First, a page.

Good but still a letdown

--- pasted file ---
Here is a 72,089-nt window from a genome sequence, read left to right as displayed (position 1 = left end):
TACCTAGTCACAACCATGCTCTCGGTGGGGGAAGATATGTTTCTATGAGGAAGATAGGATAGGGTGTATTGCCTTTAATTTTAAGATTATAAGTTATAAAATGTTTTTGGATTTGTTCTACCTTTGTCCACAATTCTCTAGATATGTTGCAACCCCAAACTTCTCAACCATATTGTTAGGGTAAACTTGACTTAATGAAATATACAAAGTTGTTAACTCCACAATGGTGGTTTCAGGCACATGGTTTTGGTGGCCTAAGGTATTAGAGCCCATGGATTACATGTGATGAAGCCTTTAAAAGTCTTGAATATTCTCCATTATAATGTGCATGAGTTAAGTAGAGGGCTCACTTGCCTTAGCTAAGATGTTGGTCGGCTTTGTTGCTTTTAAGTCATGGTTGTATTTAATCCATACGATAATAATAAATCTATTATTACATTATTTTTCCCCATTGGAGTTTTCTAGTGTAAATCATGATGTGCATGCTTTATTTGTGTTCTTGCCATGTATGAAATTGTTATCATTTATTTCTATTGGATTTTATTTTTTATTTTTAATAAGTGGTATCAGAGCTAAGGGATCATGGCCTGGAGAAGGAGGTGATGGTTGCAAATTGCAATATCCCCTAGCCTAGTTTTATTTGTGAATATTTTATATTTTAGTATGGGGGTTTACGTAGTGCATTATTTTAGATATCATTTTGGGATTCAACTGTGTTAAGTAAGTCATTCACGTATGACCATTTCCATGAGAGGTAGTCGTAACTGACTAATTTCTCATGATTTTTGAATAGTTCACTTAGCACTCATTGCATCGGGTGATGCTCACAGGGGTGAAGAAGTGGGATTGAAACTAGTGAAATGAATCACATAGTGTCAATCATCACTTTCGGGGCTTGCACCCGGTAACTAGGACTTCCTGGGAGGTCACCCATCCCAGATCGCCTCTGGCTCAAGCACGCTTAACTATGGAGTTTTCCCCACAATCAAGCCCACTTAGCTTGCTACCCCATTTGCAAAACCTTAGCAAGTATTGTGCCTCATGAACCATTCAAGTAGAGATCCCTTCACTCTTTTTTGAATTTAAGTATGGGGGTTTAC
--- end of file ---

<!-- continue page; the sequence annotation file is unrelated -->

The production design is great. Motunui and the Mother Island are beautiful, the Kakamora fortresses are stunning, and Lalotai is as spectacular as it is deadly. The cast is a great one, with one exception, and Dwayne Johnson steals the show. The songs are the most beautiful I've heard from a Disney musical since Princess and The Frog, and the score is great. Personally though, I would have gone with John Powell as the composer. The animation is the best computer animation that Disney's done thus far, and the 2D animation is no slouch either. However, this blend is nowhere near as impressive as Treasure Planet's blend. That film still remains the directors' magnum opus. Moana is sadly a big step down from it. As far as character designs go, I'm not seeing any specific reason they absolutely had to go with CGI over hand-drawn animation. Moana herself is a pretty generic protagonist. Auli'i Cravalho's singing is sublime, but her acting is just all right. I can't help but feel that one of the previous actresses was a better fit. This wouldn't be a problem if it wasn't for the fact that Maui is such a better-developed character. Pua would have been a better companion for Moana since he's an actual pet of hers, and a true friend. Maui's backstory would have been better shown through his tattoo's. He should have been a quarter-god: not enough deity to join the gods, but not human enough to be accepted by his people, and so he was cast out into the ocean, rescued by his goddess grandmother (or the Mother Island herself) and given his fish hook. Tamatoa steals the show for the few minutes he shows up, and that's it. He should have been Te Ka's second-in-command to make him a true villain instead of a mere obstacle. The Kakamora should have been her mooks. Te Ka herself should have had dialogue and given more complexity. She could have been a truly insane villain and given lines such as "Te Ka? Is that who I am?" And it's not like there's a shortage of actresses that would have been fitting for her. They should have add in forgiveness as a theme of the movie, and although the theme of identity isn't badly-handled, it is damaging when a previous film (KP 3) handles the theme so much better. They should have hired Terry Elliot & Ted Rosso as screenwriters instead of Jared Bush. I would have loved to have known how xenophobic Chief Tui is. They should have added a scene where someone from another island washes up on Motunui's shore. He could have mentioned "the Taint" and its spreading, which would have justified so much of the movie taking place in open water. Instead of an epic adventure we are just given an adventure. In the end, although it is a good movie it is far from the greatness we've come to expect from masters of the Disney Renaissance. In fact, by the end of the movie, this feels like some sort of origin story, as if they're just setting up for a sequel. Personally, I would prefer another movie being a prequel entitled "Maui."